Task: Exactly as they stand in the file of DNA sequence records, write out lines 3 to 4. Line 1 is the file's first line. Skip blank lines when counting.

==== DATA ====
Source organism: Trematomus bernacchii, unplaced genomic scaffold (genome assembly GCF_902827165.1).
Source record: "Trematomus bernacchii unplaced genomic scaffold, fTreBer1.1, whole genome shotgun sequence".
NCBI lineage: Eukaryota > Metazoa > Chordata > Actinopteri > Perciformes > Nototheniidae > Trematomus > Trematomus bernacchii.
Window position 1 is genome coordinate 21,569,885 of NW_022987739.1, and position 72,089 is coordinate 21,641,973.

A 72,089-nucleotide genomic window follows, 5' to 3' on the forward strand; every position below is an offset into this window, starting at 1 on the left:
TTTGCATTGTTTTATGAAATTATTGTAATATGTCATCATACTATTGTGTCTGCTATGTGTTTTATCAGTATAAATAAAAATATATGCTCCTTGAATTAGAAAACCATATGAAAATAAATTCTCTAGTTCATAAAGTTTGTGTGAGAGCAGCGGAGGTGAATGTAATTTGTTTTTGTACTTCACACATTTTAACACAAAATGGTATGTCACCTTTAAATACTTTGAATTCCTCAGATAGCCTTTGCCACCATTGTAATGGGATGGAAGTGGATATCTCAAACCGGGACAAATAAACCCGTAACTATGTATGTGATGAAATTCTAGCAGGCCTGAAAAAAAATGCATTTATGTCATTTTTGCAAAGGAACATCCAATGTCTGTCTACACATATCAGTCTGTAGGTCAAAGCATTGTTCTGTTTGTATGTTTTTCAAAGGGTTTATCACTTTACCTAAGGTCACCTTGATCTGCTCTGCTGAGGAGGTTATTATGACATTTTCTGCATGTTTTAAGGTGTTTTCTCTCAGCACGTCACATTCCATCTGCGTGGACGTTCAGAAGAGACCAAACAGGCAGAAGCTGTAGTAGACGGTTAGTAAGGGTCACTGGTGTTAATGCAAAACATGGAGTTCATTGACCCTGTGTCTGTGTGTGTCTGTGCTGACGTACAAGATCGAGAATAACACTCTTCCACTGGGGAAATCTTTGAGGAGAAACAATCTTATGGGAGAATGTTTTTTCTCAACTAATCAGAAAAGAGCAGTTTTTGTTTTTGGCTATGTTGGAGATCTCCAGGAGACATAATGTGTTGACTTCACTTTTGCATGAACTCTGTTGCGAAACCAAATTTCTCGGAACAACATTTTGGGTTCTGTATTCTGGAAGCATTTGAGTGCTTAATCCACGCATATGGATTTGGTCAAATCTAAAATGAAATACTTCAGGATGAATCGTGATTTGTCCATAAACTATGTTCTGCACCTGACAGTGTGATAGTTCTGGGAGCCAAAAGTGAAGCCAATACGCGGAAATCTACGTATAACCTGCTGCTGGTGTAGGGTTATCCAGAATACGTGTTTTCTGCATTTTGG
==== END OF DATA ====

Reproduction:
NCBI lineage: Eukaryota > Metazoa > Chordata > Actinopteri > Perciformes > Nototheniidae > Trematomus > Trematomus bernacchii.
Window position 1 is genome coordinate 21,569,885 of NW_022987739.1, and position 72,089 is coordinate 21,641,973.